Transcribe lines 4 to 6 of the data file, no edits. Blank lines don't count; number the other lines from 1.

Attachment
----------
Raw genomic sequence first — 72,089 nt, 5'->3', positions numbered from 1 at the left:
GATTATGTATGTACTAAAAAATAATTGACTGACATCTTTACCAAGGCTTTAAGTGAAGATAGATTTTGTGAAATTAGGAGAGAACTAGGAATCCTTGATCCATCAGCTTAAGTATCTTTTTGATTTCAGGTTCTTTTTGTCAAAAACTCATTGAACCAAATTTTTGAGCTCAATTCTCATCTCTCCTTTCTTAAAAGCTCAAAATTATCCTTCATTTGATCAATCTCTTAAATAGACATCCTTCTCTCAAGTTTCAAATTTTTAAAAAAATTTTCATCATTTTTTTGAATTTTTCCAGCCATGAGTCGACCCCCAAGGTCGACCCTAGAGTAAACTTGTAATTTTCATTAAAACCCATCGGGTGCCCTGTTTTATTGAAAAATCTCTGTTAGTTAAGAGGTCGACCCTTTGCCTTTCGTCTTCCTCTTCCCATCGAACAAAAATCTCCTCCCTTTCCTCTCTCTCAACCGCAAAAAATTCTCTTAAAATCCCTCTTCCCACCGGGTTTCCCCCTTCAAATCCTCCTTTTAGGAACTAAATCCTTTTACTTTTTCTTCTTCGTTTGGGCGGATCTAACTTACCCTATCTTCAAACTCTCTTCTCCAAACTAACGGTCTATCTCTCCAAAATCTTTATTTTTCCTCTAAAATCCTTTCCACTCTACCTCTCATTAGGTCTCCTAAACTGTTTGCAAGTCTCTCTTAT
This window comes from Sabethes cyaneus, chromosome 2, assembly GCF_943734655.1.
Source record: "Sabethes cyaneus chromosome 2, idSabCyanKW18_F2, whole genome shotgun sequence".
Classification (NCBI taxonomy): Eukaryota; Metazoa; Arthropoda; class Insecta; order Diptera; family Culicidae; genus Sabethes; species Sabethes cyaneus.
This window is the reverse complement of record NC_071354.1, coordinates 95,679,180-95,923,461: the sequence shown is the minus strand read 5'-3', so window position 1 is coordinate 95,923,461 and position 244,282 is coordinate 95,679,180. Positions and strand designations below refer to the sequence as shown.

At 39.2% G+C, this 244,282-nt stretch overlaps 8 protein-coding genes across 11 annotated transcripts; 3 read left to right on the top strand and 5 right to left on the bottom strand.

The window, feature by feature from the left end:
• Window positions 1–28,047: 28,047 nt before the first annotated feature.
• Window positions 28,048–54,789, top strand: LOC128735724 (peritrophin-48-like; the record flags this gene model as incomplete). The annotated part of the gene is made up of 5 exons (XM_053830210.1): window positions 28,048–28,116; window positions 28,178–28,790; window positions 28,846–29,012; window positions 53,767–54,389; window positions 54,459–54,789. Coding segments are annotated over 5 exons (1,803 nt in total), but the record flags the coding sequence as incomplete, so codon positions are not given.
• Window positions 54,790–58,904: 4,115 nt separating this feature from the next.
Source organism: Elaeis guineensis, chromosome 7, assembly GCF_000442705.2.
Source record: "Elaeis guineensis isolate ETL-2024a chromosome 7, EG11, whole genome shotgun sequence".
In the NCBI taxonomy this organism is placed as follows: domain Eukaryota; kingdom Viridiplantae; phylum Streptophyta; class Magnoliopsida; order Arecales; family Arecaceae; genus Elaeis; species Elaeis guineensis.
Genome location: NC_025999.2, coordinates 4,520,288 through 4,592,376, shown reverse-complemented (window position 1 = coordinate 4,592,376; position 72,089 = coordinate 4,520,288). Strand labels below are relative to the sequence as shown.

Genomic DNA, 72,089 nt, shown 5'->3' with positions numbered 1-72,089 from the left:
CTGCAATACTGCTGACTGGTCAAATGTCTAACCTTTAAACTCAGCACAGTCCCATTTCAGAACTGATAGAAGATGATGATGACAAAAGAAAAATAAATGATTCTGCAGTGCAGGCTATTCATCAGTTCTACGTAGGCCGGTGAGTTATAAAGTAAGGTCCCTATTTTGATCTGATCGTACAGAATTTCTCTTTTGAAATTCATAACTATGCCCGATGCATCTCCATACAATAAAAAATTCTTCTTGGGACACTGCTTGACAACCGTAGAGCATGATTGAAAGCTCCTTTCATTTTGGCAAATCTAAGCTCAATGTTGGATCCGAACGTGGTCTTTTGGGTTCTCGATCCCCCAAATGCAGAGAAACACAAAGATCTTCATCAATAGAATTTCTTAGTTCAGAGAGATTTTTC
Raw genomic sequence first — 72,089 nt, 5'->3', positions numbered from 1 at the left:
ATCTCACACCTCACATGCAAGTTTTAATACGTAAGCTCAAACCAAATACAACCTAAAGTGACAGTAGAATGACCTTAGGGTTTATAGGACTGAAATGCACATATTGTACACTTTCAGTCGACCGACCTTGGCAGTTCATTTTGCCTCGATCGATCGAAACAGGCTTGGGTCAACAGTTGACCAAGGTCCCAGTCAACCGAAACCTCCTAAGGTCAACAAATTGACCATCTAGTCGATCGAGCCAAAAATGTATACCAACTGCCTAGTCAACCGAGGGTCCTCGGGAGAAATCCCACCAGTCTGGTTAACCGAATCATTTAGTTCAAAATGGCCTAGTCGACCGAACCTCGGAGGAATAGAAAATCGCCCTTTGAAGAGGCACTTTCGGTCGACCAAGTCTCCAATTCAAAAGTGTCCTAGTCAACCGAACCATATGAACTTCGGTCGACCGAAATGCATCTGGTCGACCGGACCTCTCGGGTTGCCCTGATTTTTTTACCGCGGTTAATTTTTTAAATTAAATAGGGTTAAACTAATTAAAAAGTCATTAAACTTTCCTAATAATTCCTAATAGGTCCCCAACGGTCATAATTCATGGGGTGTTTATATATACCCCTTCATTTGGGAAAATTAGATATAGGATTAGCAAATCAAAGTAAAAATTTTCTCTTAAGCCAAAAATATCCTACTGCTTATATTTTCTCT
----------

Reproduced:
Source record: "Sabethes cyaneus chromosome 2, idSabCyanKW18_F2, whole genome shotgun sequence".
Classification (NCBI taxonomy): Eukaryota; Metazoa; Arthropoda; class Insecta; order Diptera; family Culicidae; genus Sabethes; species Sabethes cyaneus.
This window is the reverse complement of record NC_071354.1, coordinates 95,679,180-95,923,461: the sequence shown is the minus strand read 5'-3', so window position 1 is coordinate 95,923,461 and position 244,282 is coordinate 95,679,180. Positions and strand designations below refer to the sequence as shown.